The VAULT Festival – the nearest thing to the Edinburgh Fringe you'll find in London – is well underway at Waterloo. Each week of the Festival, we'll be picking through the programme to highlight the shows and performers we know from elsewhere. Look out too for our reviews from VAULT, appearing throughout the Festival.
My top pick this week is Mission Abort, a taboo-busting one-woman play about making the choice to end an unwanted pregnancy. Following the protagonist's story through the discovery of her pregnancy, the decision to end it, and the return to everyday life afterwards, the script explores an experience which one in three women will go through – but which, as a society, we are surprisingly reluctant to understand. Our review of the show's Edinburgh run praised the tenderness of the performance and the quiet power of the script. Move quickly if you want to see this one, because it's on for two nights only – Wednesday and Thursday at 6:15pm.
If Mission Abort is sensitive, Droll is rough and raucous. Drolls were short comic sketches, sometimes adapted from well-known classic plays, performed by travelling players at a time in history when regular theatre was banned. Owl Schreame Theatre recreate the chaotic atmosphere of a performance in a pub, using rumbustious humour intermingled with song and dance to capture the spirit of a past age. Alongside the original Droll, there's also a new "drunken collection of winter folk plays" called The Mummers, with the two different shows performed on alternate days.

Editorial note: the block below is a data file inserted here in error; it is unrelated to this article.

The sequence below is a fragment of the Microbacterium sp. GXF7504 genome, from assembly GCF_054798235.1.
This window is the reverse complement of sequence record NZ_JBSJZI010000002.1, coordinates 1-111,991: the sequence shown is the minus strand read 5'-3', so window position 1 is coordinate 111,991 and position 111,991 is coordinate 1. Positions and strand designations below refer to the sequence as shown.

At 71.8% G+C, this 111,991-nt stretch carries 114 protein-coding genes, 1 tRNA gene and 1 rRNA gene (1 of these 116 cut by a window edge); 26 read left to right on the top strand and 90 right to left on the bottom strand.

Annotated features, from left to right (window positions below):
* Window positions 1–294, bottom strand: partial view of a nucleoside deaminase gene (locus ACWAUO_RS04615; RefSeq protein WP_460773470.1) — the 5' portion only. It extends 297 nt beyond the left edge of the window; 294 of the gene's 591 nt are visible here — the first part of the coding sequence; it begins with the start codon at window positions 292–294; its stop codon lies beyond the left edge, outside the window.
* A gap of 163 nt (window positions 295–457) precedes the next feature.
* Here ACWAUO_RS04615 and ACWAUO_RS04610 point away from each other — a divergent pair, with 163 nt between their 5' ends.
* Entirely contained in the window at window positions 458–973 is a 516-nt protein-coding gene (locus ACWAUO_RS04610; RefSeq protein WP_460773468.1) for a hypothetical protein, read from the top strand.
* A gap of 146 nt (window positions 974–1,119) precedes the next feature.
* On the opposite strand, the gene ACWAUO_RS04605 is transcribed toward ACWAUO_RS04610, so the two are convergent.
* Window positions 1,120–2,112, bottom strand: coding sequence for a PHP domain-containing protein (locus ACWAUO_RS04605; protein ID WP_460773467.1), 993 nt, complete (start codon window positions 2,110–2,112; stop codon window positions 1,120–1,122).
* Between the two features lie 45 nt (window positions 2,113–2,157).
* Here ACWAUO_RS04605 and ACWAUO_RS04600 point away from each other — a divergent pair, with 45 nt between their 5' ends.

Other shows we've reviewed elsewhere include An Act Of Kindness, praised across the board in Edinburgh for its charm and warmth. My colleague Stephen Walker's review highlighted the strength of the characterisation, though he felt the story still had a little room to mature. Major Tom, meanwhile, was a hit at the VAULT last year, and returns for a limited weekend run with an incongruous combination of space exploration and the music of Bruce Springsteen.
I'm a theatre guy, so don't often dip into the comedy side of the VAULT programme, but this week sees a long list of comedians bringing one-night-only work-in-progress shows to London. Among the names we've previously reviewed well are Bridget Christie ("consistently daring and inventive"), appearing on Thursday at 9:30pm, and Josie Long ("always an interesting hybrid of the political and the whimsical"), on Friday at 6:10pm.
Also catching my eye this week: AI Love You, which intriguingly considers that if robots become human enough, they too might suffer and die. Audience voting forms a key part of the plot, and reviews from an earlier run at N16 are promising. Be Prepared slipped under my radar at Edinburgh a couple of years ago, but it too got good reviews – and its hook, that a single wrong digit in a phone number has the power to change your life, is an enticing one.
Finally, don't forget that some of the shows I picked out back at the start of the festival are still here for extended runs. Wrecked, the show in a "crashed" car, is particularly worth a look, while the Greek-myth-inspired contemporary circus Becoming Shades is well on its way to another sell-out run.